Long after most children and their parents stop reading aloud together, my mom and I just kept on going, through my sophomore, junior and senior years of high school. We started L.M. Montgomery's "Anne of Green Gables" series when I was in maybe the eighth grade and found that we liked them so much that we couldn't think of a good reason to stop.
Each night after I crawled into bed, homework hopefully completed, she would come into my room, settle down in the wicker chair that I had spray-painted a lurid blue and together we'd slip into Anne's whimsical world of scraps and triumphs.
We shared so many common interests, my mom and I, including a love of walnuts, all things British and anything pretty, but it was over books that we truly melded. She bribed me when I was about 14 to read "Gone With the Wind," which I did, over and over again, spilling buckets of tears over Melanie's death scene and committing the first paragraph to memory ("Scarlett O'Hara was not beautiful … "). She introduced me to Chaim Potok, John Steinbeck and James Michener (her favorite) when I was a teenager and would always ply me with books, suggesting her favorites and going through the stacks by my bedside with interest.
As I grew older, our taste diverged a bit — she fell hard for Jan Karon's "Mitford" series while I discovered noir fiction, mid-century British mysteries and travel writers — but we always talked books, and we especially loved to buy children's books, sometimes for her grandchildren and sometimes for us.
When my mom unexpectedly — unexpected only that we didn't know it would be that day, although we knew it would be some day — passed away this past April, the gaping hole her absence left in my life actually took away my breath. I didn't know that grief was a physical pain, sharp and hot, like the end of a poker left too long in a fireplace. As I struggled to regain my balance, I turned, yes to friends and loved ones, but also to my books, especially at night, when the grief was at its most searing.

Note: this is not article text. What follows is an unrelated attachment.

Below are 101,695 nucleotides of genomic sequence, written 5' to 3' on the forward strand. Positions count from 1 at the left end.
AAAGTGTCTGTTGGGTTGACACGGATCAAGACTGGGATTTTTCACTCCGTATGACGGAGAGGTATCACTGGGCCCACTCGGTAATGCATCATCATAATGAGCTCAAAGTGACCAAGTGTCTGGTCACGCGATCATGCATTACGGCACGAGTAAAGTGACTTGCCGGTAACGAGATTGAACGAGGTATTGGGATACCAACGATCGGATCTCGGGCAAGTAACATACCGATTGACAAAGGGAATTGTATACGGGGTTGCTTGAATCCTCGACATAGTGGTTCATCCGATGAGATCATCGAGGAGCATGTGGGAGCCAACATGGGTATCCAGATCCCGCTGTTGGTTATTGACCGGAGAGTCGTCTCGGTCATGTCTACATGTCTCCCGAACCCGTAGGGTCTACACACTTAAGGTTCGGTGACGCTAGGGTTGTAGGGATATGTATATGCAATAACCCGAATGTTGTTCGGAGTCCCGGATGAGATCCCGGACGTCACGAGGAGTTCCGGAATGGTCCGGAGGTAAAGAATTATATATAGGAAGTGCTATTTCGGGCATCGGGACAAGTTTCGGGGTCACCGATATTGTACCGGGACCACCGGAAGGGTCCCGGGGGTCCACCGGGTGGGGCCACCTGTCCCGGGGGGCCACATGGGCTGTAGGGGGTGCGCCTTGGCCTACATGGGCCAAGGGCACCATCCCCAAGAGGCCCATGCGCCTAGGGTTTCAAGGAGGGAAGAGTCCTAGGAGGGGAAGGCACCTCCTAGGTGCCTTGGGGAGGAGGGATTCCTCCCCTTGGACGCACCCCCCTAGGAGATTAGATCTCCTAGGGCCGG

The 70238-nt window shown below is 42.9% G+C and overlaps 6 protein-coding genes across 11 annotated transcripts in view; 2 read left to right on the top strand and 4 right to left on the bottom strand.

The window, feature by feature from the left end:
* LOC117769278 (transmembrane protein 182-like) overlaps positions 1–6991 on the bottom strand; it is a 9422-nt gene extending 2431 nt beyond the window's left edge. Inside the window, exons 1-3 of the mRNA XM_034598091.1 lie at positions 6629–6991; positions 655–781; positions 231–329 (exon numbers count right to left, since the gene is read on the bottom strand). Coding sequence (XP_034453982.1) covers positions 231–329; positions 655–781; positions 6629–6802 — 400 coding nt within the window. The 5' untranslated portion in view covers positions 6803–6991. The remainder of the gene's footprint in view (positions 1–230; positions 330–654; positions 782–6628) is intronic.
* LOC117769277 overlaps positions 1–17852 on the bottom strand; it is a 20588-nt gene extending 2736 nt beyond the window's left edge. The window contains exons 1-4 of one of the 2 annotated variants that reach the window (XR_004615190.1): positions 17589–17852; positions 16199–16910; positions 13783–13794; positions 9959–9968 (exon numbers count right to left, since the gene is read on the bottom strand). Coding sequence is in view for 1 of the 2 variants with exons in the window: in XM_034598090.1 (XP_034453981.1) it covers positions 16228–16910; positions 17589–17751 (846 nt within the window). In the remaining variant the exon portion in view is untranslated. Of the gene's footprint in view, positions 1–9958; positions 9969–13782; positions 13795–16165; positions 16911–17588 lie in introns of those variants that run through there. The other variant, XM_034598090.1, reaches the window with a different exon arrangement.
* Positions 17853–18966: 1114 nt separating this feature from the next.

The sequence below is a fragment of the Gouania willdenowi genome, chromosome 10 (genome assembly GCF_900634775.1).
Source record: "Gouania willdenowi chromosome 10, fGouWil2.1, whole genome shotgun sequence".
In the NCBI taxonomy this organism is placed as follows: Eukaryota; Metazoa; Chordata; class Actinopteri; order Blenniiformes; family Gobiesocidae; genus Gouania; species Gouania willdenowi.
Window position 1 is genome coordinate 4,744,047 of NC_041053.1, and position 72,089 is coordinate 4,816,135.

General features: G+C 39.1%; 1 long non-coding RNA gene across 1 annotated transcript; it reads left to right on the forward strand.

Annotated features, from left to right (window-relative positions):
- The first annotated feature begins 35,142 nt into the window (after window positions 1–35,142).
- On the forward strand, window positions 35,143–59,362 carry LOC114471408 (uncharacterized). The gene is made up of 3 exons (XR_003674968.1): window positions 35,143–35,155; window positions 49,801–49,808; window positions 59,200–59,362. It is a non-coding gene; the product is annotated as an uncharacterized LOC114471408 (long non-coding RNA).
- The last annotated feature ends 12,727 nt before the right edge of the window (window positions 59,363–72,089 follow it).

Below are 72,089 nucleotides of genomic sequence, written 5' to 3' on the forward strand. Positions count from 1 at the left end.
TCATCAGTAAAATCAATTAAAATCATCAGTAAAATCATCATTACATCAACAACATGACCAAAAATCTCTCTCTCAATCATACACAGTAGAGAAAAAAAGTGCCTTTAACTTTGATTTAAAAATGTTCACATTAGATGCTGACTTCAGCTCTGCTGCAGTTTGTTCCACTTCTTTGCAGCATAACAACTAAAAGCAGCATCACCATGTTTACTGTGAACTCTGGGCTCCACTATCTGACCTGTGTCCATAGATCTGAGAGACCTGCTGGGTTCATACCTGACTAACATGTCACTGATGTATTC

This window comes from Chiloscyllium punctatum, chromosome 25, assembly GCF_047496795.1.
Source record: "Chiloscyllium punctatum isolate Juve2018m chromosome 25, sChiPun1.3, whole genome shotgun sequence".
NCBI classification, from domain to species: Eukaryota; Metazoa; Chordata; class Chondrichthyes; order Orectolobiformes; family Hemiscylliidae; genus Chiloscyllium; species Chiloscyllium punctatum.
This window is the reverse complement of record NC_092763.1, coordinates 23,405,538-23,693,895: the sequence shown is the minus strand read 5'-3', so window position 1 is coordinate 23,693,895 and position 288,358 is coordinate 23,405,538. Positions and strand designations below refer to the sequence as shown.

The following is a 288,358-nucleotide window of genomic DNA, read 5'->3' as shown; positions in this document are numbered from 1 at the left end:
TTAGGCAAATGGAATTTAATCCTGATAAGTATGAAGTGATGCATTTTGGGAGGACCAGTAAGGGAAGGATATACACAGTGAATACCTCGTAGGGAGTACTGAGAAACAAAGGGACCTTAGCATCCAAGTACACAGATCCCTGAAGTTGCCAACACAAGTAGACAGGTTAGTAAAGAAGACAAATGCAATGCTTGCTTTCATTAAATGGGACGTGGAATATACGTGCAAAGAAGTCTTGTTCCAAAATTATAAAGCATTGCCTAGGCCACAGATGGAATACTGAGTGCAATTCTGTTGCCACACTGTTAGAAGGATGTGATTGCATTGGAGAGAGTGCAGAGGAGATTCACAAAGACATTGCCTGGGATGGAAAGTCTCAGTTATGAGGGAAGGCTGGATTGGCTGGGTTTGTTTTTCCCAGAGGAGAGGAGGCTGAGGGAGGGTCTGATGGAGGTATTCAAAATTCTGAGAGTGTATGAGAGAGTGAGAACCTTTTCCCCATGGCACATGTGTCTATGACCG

In those ensuing months, it was those old book friends that gave me the comfort that I needed. They took me away and back to places that I loved, allowed me to spend time with dear friends I hadn't visited in years and gave me a little relief from the reality of a world without my greatest champion.
So, while I read a few of 2018's new books, like Tara Westover's devastating "Educated," my year-end book list is instead a compilation of the books that got me through 2018 — my oldest, closest books friends.
'Jane of Lantern Hill,' by L.M. Montgomery
I've read all of L.M. Montgomery's works, and while the "Anne" books remind me most of my mom, I've always loved Jane Stuart from "Jane of Lantern Hill" best of all. She lacks the intensity of Emily Byrd Starr from the "Emily of New Moon" books and Anne's charming ways, but she's sensible and self-reliant, two qualities I've long admired. When she glows with the pleasure of polishing the silver or weeding her little garden, I get it. These aren't activities that most people think are anything more than drudgery, but for Jane and me, they offer the chance to make dowdy things better with very little effort. Plus, Jane never gets over the magic of her summer home on Prince Edward Island, and her continued appreciation for its beauty — highlighted in Montgomery's purple prose — taught me to see my world as something special.